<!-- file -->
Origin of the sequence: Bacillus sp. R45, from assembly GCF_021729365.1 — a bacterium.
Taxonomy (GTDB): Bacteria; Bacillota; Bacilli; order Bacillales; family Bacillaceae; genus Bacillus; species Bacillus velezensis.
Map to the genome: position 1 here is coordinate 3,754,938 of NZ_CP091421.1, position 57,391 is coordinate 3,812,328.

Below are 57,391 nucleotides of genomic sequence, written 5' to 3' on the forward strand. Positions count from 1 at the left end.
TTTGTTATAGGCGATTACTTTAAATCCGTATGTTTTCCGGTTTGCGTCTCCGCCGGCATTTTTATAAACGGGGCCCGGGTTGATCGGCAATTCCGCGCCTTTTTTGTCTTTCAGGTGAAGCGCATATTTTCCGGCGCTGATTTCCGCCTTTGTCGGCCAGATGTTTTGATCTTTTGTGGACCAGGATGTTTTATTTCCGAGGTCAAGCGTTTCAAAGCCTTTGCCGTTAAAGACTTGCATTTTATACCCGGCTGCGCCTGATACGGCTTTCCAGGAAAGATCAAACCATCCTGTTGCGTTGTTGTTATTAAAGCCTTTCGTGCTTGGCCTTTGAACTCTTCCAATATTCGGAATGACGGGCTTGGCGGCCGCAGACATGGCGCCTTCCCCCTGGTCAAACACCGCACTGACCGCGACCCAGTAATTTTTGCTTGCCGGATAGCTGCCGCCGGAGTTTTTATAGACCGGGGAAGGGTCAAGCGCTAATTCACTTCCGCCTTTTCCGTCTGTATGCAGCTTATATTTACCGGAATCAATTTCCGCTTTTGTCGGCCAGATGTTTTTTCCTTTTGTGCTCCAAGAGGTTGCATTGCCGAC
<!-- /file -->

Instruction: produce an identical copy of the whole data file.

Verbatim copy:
Origin of the sequence: Bacillus sp. R45, from assembly GCF_021729365.1 — a bacterium.
Taxonomy (GTDB): Bacteria; Bacillota; Bacilli; order Bacillales; family Bacillaceae; genus Bacillus; species Bacillus velezensis.
Map to the genome: position 1 here is coordinate 3,754,938 of NZ_CP091421.1, position 57,391 is coordinate 3,812,328.

Below are 57,391 nucleotides of genomic sequence, written 5' to 3' on the forward strand. Positions count from 1 at the left end.
TTTGTTATAGGCGATTACTTTAAATCCGTATGTTTTCCGGTTTGCGTCTCCGCCGGCATTTTTATAAACGGGGCCCGGGTTGATCGGCAATTCCGCGCCTTTTTTGTCTTTCAGGTGAAGCGCATATTTTCCGGCGCTGATTTCCGCCTTTGTCGGCCAGATGTTTTGATCTTTTGTGGACCAGGATGTTTTATTTCCGAGGTCAAGCGTTTCAAAGCCTTTGCCGTTAAAGACTTGCATTTTATACCCGGCTGCGCCTGATACGGCTTTCCAGGAAAGATCAAACCATCCTGTTGCGTTGTTGTTATTAAAGCCTTTCGTGCTTGGCCTTTGAACTCTTCCAATATTCGGAATGACGGGCTTGGCGGCCGCAGACATGGCGCCTTCCCCCTGGTCAAACACCGCACTGACCGCGACCCAGTAATTTTTGCTTGCCGGATAGCTGCCGCCGGAGTTTTTATAGACCGGGGAAGGGTCAAGCGCTAATTCACTTCCGCCTTTTCCGTCTGTATGCAGCTTATATTTACCGGAATCAATTTCCGCTTTTGTCGGCCAGATGTTTTTTCCTTTTGTGCTCCAAGAGGTTGCATTGCCGAC